Making the IM-ME dongle more useful

So you’ve hacked your IM-ME six ways from Sunday but don’t know what to do with the USB dongle? [Joby Taffey] set out to make this leftover a useful part of the hacking arsenal. He pulled off the USB connector and the USB controller chip. From there he glued on the pin headers as pictured above in order to turn this into a breadboard-friendly single in-line package. But wait, that’s not all… for the low-low price of common components he also built a power and programming cable. Once it’s all said and done you can load PinkOS, an operating system he developed for the device which lets you operate the onboard radio via serial protocol.

Need a better overview of the hardware on the board? [Joby] laid the groundwork for this hack back in October.


  1. GCL says:

    And currently Joby’s site linked there isn’t at home. It gives me an error message regarding the database. It might be overloaded with requests at the moment.

  2. wvdv2002 says:

    I don’t understand it. Why did they add another microcontroller to the dongle. That CC1110 radio chip has a bigger brother (the CC1111) which has a fully functional USB transceiver as well…. Cool chip by the way.

  3. GCL says:

    Because no one at the company was aware of the big brother to the ChipCon/TI part number you’ve cited there.

  4. GCL says:

    Site is back online by the way.

  5. Paul Potter says:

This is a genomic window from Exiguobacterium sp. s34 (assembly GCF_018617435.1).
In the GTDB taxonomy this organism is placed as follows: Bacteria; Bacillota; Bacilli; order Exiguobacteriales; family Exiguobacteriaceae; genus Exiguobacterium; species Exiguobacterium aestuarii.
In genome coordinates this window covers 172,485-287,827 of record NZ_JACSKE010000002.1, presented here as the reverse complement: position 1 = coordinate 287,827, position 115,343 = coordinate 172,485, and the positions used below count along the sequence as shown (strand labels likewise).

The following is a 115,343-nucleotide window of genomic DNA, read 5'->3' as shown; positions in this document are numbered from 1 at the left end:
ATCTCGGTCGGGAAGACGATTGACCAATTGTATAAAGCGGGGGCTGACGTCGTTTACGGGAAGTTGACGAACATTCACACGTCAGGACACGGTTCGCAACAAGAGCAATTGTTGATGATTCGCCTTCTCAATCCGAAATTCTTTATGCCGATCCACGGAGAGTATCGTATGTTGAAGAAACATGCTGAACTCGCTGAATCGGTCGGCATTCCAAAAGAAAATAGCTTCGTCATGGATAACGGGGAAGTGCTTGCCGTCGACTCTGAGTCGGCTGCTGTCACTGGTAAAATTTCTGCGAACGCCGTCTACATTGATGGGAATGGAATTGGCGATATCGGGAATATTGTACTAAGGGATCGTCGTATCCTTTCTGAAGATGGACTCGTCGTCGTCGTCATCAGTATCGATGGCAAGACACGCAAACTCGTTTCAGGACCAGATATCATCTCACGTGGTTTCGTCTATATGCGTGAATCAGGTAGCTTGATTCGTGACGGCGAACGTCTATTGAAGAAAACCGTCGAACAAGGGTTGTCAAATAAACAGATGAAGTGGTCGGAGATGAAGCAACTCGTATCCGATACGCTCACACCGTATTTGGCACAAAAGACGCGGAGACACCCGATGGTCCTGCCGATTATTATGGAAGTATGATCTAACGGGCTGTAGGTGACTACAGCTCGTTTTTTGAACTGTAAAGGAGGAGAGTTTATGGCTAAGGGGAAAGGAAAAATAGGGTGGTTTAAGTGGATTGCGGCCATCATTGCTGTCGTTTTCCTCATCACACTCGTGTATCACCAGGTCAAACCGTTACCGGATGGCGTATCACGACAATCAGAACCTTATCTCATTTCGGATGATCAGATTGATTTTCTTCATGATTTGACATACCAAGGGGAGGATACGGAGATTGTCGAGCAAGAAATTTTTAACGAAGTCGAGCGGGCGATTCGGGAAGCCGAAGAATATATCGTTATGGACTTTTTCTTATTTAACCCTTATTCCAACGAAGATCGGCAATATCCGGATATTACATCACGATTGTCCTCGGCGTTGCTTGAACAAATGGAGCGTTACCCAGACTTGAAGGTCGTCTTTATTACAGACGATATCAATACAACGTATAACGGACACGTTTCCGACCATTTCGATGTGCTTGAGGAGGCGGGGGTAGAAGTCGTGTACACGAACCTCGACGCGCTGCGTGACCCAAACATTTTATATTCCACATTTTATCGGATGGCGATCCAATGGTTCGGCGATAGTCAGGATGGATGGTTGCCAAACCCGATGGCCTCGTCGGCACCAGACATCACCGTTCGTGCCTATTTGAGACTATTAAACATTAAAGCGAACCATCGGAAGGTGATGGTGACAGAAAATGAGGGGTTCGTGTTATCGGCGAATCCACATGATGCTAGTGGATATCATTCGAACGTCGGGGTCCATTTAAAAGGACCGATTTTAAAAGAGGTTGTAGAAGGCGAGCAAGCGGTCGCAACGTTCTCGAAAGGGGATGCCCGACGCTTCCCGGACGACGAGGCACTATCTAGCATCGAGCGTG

Interesting stuff. I will be getting few of these for both normal and other uses.

  6. The page is down for me. Also, it is not yet in the google cache, or in coral cache (, or at the wayback machine (

  7. GCL says:

    Indeed. Same problem as before. As for why? Perhaps his database program doesn’t scale properly under these hits?

  8. Joby Taffey says:

    @Rob Yes. My little rented VPS doesn’t handle being hackaday’d very well.

    Here’s a coral cache link:

  9. @Joby as I mentioned previously, the coral cache link does not work for me. After you sent the link I tried again. It still does not work. If you flush your browser cache and try again you may what I see:
    This webpage is not available.
    The webpage at might be temporarily down or it may have moved permanently to a new web address.
    Oh, I see that you may not have seen my previous message which is “awaiting moderation”. Apparently it was not moderate enough… ;-)

  10. It seems that hackaday only allows a single URL in a comment, or it goes into “Your comment is awaiting moderation” status.

    One useful thing I learned is that when posting a link to a youtube page, you can prevent it getting chopped off at the right by appending &w=470 to the URL, like this:

  11. GCL says:

    Carefully!!Carefully! We must be as careful as the dwarves were with Mr. B. Baggins’s plates as with the contents of that site.

  12. Yay! The site is up again! For now… ;-)

    Back when my hackaday SD Floppy page went viral, my ISP dropped me for too much bandwidth consumption (literally thousands of hits per day, with hundreds of links to my page from all over the world, and it took days for my domain name to propagate to my IP address at the new ISP.

    I hope you do not lose your ISP for this, Joby. :-)

  13. GCL says:

    Now I recognize you. And oh my aching field density equalizers! I thought I recognized you when you posted the earlier one. I’ve studied that page to the point where I nearly tracked down the appropriate router just to add that style of external storage to it. (Plus the dual serial ports.) But naturally I never did.

    That’s an interesting project you’ve got there, Rob, nice one.

  14. pelrun says:

    There’s all sorts of reasons for choosing multiple chips over a single integrated solution – price, part availability, previous experience with a chip (which reduces development time and cost) etc etc.

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